Cameron confusion: will he or won’t he cut pensioner benefits?

cameron-thinks“On a day of confusion, David Cameron appeared to ditch a cherished pledge that the winter fuel allowance, free bus passes and TV licences for the over-75s would continue for the better off after the next election. … Only hours later though No 10 moved to stress that the Prime Minister remained personally committed to the policy despite major opposition within his Cabinet. … ‘He is minded to repeat the pledge,’ a Downing Street source said.” – Daily Mail

  • “Radical proposals to give pensioners the option to switch annuities to find a better deal, as people can with mortgages, have been branded ‘unworkable’ by the industry.” – Financial Times
  • “One in ten pensioners is staying in bed longer to keep warm because of rising fuel bills, a poll reveals.” – Daily Mail
  • “A ‘triple lock’ on state pensions is absurdly generous” – Ross Clark, The Times (£)

The Prime Minister is sure, however, that middle-class tax cuts are years off – the poor will be prioritised first

“Middle-class voters will have to wait years for tax cuts and any spare cash will be focused on helping the poor, David Cameron indicated yesterday. … The Prime Minister said, however, he wanted to get to the position ‘where we can allow people to keep more of their own money to spend as they choose’.” – Daily Mail

  • “The Government’s advisers on child poverty have warned that proposals to bring in 20 per cent tax relief on childcare,   worth up to £1,200 per child per year from 2015, will subsidise the better off and create a two-tier system.” – The Independent
  • “David Cameron yesterday left open the possibility of a controversial trip to Russia for next month’s Sochi Winter Olympics — saying there was space in his diary.” – The Sun (£)

And Osborne bolsters that message, saying that spending cuts must still trump tax cuts

Scissors“In a major speech on the economy, the Chancellor will argue that long-term recovery remains in the balance unless more spending cuts are made. … He will highlight the progress made so far in tackling the vast budget deficit left by the last Labour government. … But in an attempt to dampen speculation about tax cuts, he will warn that further reductions in the size of the State must come first.” – Daily Mail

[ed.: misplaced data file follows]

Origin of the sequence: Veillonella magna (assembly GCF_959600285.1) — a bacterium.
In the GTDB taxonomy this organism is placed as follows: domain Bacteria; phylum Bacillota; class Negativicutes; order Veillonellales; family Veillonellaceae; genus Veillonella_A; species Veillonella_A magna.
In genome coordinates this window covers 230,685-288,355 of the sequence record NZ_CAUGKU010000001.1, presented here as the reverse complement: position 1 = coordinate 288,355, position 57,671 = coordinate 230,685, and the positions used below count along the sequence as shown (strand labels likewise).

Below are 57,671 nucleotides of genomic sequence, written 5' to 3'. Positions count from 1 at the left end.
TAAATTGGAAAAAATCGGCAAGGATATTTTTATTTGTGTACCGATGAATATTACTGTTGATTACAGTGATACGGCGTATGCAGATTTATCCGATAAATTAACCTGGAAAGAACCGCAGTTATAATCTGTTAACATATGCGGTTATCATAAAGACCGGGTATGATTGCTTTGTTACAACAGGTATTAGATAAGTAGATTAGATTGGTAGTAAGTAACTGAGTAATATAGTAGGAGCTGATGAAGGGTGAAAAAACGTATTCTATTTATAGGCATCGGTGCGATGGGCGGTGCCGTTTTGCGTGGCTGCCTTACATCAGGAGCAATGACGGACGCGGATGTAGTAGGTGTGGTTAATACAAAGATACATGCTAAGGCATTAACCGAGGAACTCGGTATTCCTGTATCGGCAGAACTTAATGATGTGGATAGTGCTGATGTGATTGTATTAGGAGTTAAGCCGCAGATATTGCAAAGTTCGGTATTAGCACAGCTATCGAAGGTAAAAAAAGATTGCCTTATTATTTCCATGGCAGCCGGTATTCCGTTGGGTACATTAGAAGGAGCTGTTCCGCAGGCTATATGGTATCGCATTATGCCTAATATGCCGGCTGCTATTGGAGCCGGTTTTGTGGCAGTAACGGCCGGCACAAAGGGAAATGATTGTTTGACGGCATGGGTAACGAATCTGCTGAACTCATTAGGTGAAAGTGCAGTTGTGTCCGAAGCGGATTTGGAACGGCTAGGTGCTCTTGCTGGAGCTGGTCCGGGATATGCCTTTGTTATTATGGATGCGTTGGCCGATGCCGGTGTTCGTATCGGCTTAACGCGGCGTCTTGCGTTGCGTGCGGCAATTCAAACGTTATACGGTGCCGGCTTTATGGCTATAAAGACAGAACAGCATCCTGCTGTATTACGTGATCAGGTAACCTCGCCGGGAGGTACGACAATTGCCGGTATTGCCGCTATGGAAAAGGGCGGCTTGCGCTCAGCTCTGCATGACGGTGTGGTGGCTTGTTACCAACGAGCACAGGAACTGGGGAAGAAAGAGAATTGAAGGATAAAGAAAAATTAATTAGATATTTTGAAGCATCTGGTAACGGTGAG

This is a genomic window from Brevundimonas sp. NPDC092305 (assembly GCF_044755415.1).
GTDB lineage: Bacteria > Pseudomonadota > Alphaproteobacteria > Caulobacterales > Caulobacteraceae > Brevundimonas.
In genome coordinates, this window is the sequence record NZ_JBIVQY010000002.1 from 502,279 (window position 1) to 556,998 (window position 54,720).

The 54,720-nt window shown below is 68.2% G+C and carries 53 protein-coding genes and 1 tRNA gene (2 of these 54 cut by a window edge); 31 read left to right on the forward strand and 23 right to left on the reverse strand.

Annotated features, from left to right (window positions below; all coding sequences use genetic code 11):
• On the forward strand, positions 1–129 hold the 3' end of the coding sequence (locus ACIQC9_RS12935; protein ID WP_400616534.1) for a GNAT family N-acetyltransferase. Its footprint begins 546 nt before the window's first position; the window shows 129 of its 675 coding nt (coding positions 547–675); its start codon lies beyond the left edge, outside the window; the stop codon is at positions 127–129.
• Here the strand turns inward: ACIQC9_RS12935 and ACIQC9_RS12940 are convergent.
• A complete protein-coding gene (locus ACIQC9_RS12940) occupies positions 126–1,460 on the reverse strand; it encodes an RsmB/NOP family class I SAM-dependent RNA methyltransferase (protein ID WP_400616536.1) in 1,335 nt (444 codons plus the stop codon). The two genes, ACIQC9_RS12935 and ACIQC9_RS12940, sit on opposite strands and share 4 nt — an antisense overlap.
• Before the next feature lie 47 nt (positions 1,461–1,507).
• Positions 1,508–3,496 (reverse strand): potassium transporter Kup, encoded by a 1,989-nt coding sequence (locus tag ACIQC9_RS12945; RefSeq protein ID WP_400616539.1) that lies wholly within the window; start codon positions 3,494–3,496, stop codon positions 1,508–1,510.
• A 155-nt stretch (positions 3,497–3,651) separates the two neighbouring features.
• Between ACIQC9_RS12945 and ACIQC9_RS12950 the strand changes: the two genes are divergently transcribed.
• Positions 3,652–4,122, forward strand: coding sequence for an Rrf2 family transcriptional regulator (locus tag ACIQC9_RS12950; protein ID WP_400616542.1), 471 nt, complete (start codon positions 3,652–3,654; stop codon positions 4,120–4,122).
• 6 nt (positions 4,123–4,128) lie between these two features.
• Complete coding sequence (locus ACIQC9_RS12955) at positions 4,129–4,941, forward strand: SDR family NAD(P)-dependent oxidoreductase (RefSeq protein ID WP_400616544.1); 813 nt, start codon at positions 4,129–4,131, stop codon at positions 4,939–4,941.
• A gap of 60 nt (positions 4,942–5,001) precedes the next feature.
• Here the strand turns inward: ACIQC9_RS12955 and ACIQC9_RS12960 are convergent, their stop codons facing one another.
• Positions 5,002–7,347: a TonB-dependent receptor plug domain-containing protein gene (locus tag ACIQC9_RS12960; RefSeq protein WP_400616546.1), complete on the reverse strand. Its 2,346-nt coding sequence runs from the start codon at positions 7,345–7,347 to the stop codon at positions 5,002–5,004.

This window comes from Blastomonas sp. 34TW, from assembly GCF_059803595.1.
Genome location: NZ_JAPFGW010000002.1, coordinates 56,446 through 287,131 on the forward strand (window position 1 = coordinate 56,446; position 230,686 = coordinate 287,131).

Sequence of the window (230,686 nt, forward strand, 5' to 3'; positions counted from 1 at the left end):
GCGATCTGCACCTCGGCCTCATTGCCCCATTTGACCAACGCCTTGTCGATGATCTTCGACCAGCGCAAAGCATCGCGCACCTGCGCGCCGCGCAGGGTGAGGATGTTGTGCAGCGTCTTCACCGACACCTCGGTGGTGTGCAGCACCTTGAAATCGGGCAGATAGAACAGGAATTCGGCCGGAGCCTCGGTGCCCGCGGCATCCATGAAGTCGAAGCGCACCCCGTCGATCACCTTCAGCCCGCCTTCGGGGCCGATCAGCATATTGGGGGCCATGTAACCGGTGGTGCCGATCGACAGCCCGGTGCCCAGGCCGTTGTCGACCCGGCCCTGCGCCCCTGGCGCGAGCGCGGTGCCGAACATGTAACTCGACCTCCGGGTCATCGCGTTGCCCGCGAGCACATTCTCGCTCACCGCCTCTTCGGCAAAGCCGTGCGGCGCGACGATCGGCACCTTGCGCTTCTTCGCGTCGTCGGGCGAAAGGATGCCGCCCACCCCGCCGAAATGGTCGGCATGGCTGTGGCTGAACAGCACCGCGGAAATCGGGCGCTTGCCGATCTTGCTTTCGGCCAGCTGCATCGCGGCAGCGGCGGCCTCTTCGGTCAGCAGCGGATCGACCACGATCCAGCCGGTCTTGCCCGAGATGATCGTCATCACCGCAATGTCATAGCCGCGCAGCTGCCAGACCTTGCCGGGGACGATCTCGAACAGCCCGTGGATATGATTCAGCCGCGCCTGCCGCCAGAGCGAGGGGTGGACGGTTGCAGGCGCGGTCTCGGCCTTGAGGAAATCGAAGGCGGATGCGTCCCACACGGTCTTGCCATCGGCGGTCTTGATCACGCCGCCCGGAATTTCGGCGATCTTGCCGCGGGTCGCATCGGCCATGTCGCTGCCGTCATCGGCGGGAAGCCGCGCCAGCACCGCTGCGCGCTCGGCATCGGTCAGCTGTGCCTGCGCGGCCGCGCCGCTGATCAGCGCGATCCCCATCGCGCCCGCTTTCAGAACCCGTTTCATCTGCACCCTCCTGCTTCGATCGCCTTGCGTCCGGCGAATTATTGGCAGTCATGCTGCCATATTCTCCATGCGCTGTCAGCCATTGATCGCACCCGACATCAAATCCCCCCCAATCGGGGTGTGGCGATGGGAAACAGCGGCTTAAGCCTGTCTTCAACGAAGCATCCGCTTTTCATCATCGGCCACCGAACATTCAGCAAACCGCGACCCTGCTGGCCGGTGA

• “It is understandable that the US – and especially the UK – are exhaling a sigh of relief that things are not worse than they are. But they should not downplay the high price at which growth has been bought. Nor should they delude themselves that good times are round the corner.” – Edward Luce, Financial Times
  • “My big mistake of 2013? I didn’t spot the pick-up in consumer confidence.” – David Blanchflower, The Independent
  • “Interest rates are a low blow for ordinary Joe” – Libby Purves, The Times (£)
  • “Without growth all promises are empty” – Daily Telegraph editorial

> Yesterday on ToryDiary: Why Osborne should cut income taxes for poorer workers first

Cameron also confirms that tougher immigration controls are at the top of his EU wishlist

“David Cameron yesterday made tougher immigration controls his top demand in the EU’s new treaty — and delighted campaigners. … The PM said stricter rules to limit new arrivals from poorer European countries are ‘absolutely achievable’. … And he dropped the strongest hint yet the issue will be a red line for him as he begins to renegotiate Britain’s European Union membership, as The Sun has demanded.” – The Sun (£)

  • “Going into 2014, Mr Cameron is less unpopular than the other party leaders. But a combination of circumstance and temperament means he is consistently failing, as he again did on Sunday, to make the case for the kind of majoritarian Conservative project he once claimed to offer.” – Guardian editorial
  • “Nick Robinson is wrong. On immigration, the BBC has a duty to moderate our national conversation” – Yasmin Alibhai Brown, The Independent